Leveraging IT With Mergers--And Divestitures - InformationWeek

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Leveraging IT With Mergers--And Divestitures

P&G's Purchase Of Gillette Creates I.T. Powerhouse

Procter & Gamble Co. and Gillette Co. have long been on the front line of supply-chain technology adoption. Last week, P&G said it will buy the smaller consumer-products company for $57 billion. As a combined company, they'll have more resources to roll out collaborative supply-chain initiatives. With Gillette, P&G--the world's largest consumer-products company--could force rivals to step up their adaptive supply-chain initiatives to stay competitive.

Perhaps better than others, P&G and Gillette have led the industry in their data-synchronization and radio-frequency identification initiatives, not only with leading retailer Wal-Mart Stores Inc., but across the ocean with German retailer Metro Group. Both consumer-products makers participate in item-level RFID tagging at Metro's "store of the future" in Rheinberg, Germany. The store lets Metro and key suppliers develop and test under real-world conditions how RFID applications perform and how consumers respond to them. The store is outfitted with smart shelves, RFID self-checkout systems, kiosks, smart scales, and other leading technology.

Even with their tech expertise, P&G and Gillette face major challenges in merging their IT systems. Both companies run mySAP ERP, but the business processes mapped into their IT infrastructures aren't configured similarly. Executives must decide what processes and systems to keep, says Nils Herzberg, a senior VP at SAP. Generally, "integration between two companies could cost tens of millions, but that significant investment won't be taken unless there is a positive business case," Herzberg says. Benefits would include stronger sales, lower operating costs, increased customer satisfaction, and real-time insight into inventory transactions.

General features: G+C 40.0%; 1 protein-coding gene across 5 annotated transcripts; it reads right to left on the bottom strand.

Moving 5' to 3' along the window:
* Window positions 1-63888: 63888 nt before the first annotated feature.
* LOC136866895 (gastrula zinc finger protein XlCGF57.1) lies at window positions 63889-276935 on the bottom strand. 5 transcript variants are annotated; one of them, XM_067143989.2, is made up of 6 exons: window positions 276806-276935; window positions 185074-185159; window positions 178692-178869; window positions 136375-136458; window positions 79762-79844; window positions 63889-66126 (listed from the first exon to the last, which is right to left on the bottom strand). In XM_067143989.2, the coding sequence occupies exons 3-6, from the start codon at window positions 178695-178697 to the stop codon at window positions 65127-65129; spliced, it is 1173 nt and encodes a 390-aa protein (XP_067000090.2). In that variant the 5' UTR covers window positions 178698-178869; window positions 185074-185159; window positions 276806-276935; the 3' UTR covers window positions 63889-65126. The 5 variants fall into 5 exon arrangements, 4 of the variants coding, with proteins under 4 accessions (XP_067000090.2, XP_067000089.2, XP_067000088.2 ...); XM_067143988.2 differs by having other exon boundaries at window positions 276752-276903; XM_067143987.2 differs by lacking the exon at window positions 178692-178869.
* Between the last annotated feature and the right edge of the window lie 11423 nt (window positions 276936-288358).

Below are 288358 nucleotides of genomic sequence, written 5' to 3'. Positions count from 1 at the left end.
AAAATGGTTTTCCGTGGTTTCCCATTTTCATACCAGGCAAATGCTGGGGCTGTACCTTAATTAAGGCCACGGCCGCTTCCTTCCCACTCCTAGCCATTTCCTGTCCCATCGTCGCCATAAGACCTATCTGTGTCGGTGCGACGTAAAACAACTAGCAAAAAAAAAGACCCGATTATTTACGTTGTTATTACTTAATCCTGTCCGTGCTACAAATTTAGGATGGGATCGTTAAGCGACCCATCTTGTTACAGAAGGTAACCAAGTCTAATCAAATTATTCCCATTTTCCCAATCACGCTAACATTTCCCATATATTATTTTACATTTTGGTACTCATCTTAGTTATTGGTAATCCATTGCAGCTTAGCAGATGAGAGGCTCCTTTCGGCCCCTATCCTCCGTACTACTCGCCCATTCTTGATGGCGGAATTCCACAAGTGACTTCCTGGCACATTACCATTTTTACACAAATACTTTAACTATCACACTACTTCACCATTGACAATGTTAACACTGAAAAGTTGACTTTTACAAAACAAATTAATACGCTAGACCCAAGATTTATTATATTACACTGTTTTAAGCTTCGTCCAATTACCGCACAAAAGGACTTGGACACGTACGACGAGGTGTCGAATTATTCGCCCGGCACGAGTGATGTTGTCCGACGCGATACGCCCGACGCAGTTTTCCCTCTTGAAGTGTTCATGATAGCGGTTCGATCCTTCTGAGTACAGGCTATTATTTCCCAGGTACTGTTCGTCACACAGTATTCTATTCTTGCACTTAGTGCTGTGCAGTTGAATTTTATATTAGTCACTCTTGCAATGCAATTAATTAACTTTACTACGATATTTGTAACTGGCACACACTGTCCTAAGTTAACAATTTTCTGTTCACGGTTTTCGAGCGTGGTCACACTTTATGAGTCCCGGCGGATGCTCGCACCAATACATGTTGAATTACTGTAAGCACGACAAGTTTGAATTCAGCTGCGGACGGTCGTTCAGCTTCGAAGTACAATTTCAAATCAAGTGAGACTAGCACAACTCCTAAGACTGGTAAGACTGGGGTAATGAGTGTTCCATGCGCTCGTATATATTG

From one customer's perspective, P&G's acquisition of Gillette was welcome. "We're dealing with one less supplier with more volume," says Roger Lekberg, senior VP of supply chain at supermarket chain Safeway Inc., "so from a pure supply-chain standpoint, the less suppliers you have to connect with the more efficiencies you gain."

Laurie Sullivan


Back To Basics For Citi, Amex

Two blockbuster deals last week, Citigroup Inc.'s sale of its Travelers life and annuity unit to insurer MetLife Inc. for $11.5 billion, and American Express Co.'s spin-off of its American Express Financial Advisors unit, point up a back-to-basics philosophy among financial-services industry executives that's in sharp contrast to the financial supermarket vision embodied by the merger of Citibank and Travelers seven years ago.

For Citigroup, the deal signifies a step back from the notion that banking and insurance products could be peddled at the same time through branches, call centers, and over the Internet. The IT needed to execute that vision, including middleware to connect Citibank and Travelers systems to each other and to multiple delivery channels, was substantial. "The relationship-based architecture, as opposed to the product-based architecture, is very cumbersome to execute," says a former high-ranking IT executive in the financial-services industry.

Citigroup and American Express will be free to concentrate on their core strengths. "These deals will eliminate some of the clutter that builds up in large diversified corporations," the executive says, "clutter in their strategic thinking and in their technology and operating platforms."

Steven Marlin

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